As families continue to weather the recession and accumulate debt, a project at Rutgers is helping parents introduce their children to the complicated road of money and economics.
For many children, learning and talking about money is about as fun as eating Brussels sprouts, but parents and caregivers should absolutely not avoid the topic, financial experts say. Introducing kids early to concepts like saving, wants vs. needs, and entrepreneurship promotes financial responsibility in children and empowers them to manage their own money.
That’s the theory behind the Rutgers University Project on Economics and Children – EconKids, for short – a website that employs children's literature to introduce economic topics to elementary school children and young adults.
The seeds for EconKids were planted several years ago when Yana Rodgers, associate professor of women’s and gender studies in the School of Arts and Sciences, was working as an economics professor at the College of William and Mary in Williamsburg, Virginia.
During a visit to the local library with her three young children in tow, Rodgers searched for books to teach them about economics. She stumbled upon a bibliography of economic books compiled by Shelby Hawthorne, an elementary school reading specialist.
“I was struck by the economic themes geared toward children my own kids’ ages,” says Rodgers, who began collaborating with Hawthorne on research about children and economics.
Soon, they were getting contacted by children’s publishers, asking if the duo would agree to review their books on the EconKids website.
The site now carries more than 300 reviews of books that cover notions as basic as what money is, where it comes from, and what we do with it to more complex concepts, such as how the economy works and the recession.
The website has been running for about four years and usage has been modest – about 1,000 unique visitors per month, Rodgers says. But visitors are spending time exploring it, clicking on an average of five pages and spending nearly three minutes viewing the content. Visitors have come from all over the world, including Africa, Asia and South America.
One of the graduate students writing on a volunteer basis for EconKids says the site breaks the stereotype by taking a fun approach to economics.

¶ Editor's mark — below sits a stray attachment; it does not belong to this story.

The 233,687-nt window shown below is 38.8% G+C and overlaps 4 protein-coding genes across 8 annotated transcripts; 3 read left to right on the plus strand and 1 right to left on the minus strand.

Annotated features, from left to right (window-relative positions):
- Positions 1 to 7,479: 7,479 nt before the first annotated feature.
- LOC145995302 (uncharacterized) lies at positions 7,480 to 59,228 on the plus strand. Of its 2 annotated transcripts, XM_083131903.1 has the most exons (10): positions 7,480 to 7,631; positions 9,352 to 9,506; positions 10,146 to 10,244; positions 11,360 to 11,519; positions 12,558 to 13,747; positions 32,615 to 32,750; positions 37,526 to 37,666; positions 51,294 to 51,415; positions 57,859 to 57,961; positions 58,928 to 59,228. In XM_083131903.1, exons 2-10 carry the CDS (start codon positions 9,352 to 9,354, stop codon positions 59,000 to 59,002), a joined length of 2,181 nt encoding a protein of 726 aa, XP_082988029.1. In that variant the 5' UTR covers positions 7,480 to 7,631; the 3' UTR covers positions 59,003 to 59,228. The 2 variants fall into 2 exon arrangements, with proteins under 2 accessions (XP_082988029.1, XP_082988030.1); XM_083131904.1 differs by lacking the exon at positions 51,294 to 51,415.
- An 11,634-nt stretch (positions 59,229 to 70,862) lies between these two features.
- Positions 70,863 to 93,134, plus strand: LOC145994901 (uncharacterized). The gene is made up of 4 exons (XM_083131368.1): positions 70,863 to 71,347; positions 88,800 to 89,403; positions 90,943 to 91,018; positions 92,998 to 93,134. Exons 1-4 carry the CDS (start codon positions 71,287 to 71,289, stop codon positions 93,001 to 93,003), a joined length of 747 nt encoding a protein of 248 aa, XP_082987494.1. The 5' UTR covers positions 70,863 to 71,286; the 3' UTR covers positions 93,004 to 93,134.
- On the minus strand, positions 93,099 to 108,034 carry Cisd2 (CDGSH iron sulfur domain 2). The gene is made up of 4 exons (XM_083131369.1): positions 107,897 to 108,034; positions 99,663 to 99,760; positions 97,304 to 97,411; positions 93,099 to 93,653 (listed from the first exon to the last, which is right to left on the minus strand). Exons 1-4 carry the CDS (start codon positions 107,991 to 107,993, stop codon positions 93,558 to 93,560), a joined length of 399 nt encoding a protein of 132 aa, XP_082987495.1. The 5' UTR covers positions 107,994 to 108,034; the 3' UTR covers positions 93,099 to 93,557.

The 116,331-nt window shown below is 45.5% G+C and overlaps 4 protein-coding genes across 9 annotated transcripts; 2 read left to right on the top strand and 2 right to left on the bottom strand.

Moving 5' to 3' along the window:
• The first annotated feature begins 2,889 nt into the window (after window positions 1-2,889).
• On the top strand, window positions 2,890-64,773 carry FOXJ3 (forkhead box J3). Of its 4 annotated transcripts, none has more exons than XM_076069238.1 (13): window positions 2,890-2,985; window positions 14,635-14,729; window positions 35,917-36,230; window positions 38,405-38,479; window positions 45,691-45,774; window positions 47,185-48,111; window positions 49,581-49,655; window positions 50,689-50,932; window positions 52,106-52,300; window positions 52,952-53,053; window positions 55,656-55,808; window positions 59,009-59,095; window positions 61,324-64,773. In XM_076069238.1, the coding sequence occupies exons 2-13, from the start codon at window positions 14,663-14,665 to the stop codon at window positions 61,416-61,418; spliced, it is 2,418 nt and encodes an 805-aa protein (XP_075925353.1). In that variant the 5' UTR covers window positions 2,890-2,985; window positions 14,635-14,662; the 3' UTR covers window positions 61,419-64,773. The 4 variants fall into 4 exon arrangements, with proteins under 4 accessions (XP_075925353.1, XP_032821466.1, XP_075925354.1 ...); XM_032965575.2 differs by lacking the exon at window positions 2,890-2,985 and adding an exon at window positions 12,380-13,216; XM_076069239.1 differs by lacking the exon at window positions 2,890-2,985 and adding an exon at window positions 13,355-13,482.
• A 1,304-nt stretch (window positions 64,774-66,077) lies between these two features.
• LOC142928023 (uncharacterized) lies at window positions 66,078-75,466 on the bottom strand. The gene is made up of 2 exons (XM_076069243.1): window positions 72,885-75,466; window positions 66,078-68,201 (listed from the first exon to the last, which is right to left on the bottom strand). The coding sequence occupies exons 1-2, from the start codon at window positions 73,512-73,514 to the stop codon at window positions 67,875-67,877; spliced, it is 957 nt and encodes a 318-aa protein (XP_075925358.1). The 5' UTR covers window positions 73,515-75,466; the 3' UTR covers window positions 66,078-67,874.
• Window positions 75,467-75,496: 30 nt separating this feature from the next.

“The books we review could be read for enjoyment – with the child subtly absorbing the economic lessons,” says Jen Fitzgerald, who is pursuing in masters degree in library and information science at Rutgers.
Even teenagers can relate to some of the books reviewed on the site. For example, The Not-So-Great Depression, by Amy Goldman Koss, and a book-of-the-month selection, was a “fun and sassy read,” says Rodgers, who discussed it with her 14-year-old daughter. The book follows how one family’s income dwindles after their mother loses her high-powered job and they’re forced to make cutbacks.
The book helped Rodgers’ kids understand that shopping after a financial loss requires giving up some pleasure spending and seeking out the discount bin.
“The book explains the concept of budget constraints and making choices,” Rodgers says.
Hawthorne and Rodgers take turns each month writing short reviews in two categories – picture books for young children, and chapter books for middle grade readers and adolescents. The website also features a book of the month, top five book recommendations, and links to economics-related working papers.
Given the current state of the economy, experts say it is vital for adults to start laying out the foundations of economics to children earlier, rather than later.
A CBS News report in 2007 noted that almost a third of high school seniors and more than three quarters of college freshmen nationally have already accumulated credit card debt. (This lesson was echoed in a recent CNN video segment that featured the EconKids project).
Financial literacy is something that every citizen needs, explains Catherine Milone, President of Junior Achievement of New Jersey. “It’s so important for children to develop good financial habits as early as possible,” she says.
Junior Achievement of New Jersey has developed a number of ties with Rutgers, including working with Rodgers, who volunteers for the organization and serves on its board. Most recently, Rutgers and Junior Achievement collaborated in organizing and hosting the New Jersey Financial Literacy Summit attended by nearly 500 educators from around the state.
Barbara O’Neill, a professor and extension specialist in financial resource management at Rutgers University says that it’s an advantage for kids to be exposed to the value of money way before the teenage years hit.
New Jersey education officials, O’Neill says, have taken steps to advance financial education across the state, including stronger requirements for personal finance literacy, in grades K-12.
Rodgers, meanwhile, has big ambitions for the EconKids Project. She is trying to attract corporate sponsorship so she can hire a staff person to manage and expand the site, as well as increasing the number of graduate student writers. She would also like to move beyond a purely online project and offer outreach to the community.
“I could envision a program of school visits by the book authors and illustrators as well as training opportunities for teachers and community leaders,” she said.